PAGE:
Did you make a resolution to exercise this year? Many of us sign up for gym memberships in January. It seems like a tradition to resolve to exercise more in the new year. After the excesses of the holiday season, we’re ready to focus on our health, breaking old habits and creating new, healthy ones.

While you’re focusing on improving your health, why not help your dog get healthy as well! Walking is an easy way to improve your health without the pain of gym fees – and it’s great for your dog, too. Not to mention, your dog is the perfect exercise partner – always available and willing to accompany you on a walk.

How does walking keep my dog healthy?

Walking your dog is a simple task that has a positive impact on many aspects of overall health:

  • Weight and Body Condition: Walking helps your dog keep a healthy weight. Obesity is a major health issue and obese dogs do not live as long as lean dogs. Plus, they suffer more heart problems and joint ailments that affect their quality of life. The solution is to burn more calories than consumed. Regular exercise, like walking, is a great way to burn those excess calories.
  • Joint Health: A sedentary lifestyle leads to a variety of health problems. People and pets get stiff when we sit for too long, and keeping joints in motion improves their function. Not to mention, moving around also helps keep muscles active and strong.
  • Digestive and Urinary Health: Regular walking helps regulate the digestive tract. Some dogs, like some people, prefer to “go” on a schedule and providing your dog with routine trips outdoors prevents constipation. Also, when urine sits in the bladder for long periods of time, bladder infections are more likely to occur, so regular emptying is important.
  • Mental Health: Walking exercises the mind as well as the body. If you give your dog something constructive to do, like taking a walk, they may be less likely to do something destructive, like chewing the couch. Walks provide great mental stimulation for dogs that they can’t get in the same fenced area all the time. On a walk, your dog can watch wildlife, explore new paths, see other people and pets, smell new things, and so much more. Walking also releases excess energy and helps dogs (and you!) sleep better at night.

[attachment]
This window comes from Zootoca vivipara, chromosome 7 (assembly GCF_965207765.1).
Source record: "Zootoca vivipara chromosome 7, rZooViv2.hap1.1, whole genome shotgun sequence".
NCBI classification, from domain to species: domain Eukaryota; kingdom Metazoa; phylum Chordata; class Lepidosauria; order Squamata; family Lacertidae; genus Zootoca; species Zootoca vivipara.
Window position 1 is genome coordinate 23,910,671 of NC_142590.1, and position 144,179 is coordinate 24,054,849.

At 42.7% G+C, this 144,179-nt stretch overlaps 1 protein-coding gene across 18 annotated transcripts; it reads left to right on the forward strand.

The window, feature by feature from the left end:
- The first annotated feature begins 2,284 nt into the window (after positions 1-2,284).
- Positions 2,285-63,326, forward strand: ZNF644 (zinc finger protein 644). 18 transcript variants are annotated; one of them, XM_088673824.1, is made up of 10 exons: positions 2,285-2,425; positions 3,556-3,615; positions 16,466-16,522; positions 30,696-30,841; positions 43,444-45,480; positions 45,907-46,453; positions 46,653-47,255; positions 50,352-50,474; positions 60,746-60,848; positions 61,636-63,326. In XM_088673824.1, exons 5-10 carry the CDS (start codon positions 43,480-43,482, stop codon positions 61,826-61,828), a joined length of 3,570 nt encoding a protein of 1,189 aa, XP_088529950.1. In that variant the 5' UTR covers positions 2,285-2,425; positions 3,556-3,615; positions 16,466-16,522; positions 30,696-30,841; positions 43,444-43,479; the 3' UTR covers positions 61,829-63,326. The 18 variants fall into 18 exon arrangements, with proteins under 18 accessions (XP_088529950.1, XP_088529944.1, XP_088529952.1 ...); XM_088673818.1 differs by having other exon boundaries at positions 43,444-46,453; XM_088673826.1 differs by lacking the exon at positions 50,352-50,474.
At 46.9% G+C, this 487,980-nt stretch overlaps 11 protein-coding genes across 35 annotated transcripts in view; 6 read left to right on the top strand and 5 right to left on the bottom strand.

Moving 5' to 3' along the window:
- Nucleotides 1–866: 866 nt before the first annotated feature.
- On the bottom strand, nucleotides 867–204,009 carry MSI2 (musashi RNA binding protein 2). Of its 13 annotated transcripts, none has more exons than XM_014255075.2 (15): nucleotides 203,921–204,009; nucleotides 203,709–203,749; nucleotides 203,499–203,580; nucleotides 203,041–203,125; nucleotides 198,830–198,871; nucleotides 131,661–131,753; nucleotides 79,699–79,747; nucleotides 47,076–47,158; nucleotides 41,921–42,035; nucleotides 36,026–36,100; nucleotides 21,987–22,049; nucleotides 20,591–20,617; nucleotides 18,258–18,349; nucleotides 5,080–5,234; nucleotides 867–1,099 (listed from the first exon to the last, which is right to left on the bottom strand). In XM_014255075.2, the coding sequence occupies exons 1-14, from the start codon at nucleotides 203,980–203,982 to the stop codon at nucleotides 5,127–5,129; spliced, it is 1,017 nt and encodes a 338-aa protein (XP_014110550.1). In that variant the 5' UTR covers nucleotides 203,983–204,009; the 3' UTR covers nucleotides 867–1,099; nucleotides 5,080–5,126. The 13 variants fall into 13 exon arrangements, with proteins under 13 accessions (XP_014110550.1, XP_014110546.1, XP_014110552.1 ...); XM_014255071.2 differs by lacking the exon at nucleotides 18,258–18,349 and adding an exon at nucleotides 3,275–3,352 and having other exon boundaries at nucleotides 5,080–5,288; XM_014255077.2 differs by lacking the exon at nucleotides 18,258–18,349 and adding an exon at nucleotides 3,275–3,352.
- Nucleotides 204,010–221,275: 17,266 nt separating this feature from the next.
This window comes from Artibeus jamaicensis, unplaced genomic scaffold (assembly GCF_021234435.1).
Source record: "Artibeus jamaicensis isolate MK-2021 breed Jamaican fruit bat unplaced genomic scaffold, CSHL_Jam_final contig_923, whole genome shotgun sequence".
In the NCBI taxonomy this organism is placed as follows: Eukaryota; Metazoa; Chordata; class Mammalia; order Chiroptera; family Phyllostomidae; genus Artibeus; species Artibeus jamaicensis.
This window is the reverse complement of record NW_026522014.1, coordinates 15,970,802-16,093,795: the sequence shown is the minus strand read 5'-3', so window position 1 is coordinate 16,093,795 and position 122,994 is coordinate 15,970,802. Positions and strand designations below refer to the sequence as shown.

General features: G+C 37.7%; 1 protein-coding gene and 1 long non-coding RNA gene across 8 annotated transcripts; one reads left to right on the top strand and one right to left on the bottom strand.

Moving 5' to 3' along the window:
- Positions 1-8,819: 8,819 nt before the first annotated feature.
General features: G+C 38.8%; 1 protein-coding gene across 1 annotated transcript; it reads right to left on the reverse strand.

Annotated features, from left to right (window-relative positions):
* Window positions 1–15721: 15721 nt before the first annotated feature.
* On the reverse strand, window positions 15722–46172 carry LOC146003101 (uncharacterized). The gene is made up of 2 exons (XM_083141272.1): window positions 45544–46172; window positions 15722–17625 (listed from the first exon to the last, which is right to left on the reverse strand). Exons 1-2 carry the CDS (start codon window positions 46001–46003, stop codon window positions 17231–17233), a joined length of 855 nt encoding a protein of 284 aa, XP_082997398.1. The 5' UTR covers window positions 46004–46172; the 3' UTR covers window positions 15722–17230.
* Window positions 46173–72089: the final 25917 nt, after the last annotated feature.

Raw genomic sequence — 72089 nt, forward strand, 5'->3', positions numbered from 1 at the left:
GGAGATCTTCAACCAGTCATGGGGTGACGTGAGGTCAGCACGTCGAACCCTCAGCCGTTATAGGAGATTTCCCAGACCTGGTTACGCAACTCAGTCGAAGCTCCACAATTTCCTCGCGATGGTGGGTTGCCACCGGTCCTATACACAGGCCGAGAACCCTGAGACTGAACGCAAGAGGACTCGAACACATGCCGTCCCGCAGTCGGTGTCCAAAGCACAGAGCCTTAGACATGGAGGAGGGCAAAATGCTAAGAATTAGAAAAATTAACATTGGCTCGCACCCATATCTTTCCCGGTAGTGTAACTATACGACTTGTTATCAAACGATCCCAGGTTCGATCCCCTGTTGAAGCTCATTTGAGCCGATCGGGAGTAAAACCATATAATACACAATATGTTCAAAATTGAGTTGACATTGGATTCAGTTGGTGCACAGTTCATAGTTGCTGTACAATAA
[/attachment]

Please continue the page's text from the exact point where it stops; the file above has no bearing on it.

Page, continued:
• Emotional Health: You are the center of your dog’s universe, and he craves your attention. What better way to share quality time than taking a walk? Spending one-on-one time with your dog will deepen your bond and help deter annoying, attention-seeking behaviors such as excessive barking or whining.

How do we get started?

The best way to stick to your resolution is to make a reasonable, achievable exercise plan that does not overwhelm you.

  • Create a daily walking schedule that does not overtax your body or crowd your busy schedule. Your dog will give you motivation to get going.
  • Start out slowly by taking a few 10-minute practice walks around the neighborhood. When you and your dog are ready, increase the time and distance. Try to walk for a total of 30 minutes each day – it doesn’t have to be all in one outing.
  • Keep the routine interesting by walking in different areas that provide visual interest for both you and your dog. Or substitute a game of fetch or a romp in the park if you feel up to it.

The goal is to make exercise a priority that holds a scheduled spot in each day so that you feel less likely to avoid your plan. It will not take long for your dog to get used to the routine and they may remind you when it is time to exercise. That is just one reason why canines are great exercise companions.

Consider tracking your progress with an exercise app or electronic tracking device that records daily steps and caloric history. Sometimes, seeing the numbers provides additional motivation to walk a little further or validates your efforts when you reach your goal.

As you embark on a healthy new year, take your dog with you, and improve both your lives! A simple stroll is a great way to say, “I love you.”

LifeLearn News

Note: This article, written by LifeLearn Animal Health (LifeLearn Inc.) is licensed to this practice for the personal use of our clients. Any copying, printing or further distribution is prohibited without the express written permission of Lifelearn. Please note that the news information presented here is NOT a substitute for a proper consultation and/or clinical examination of your pet by a veterinarian.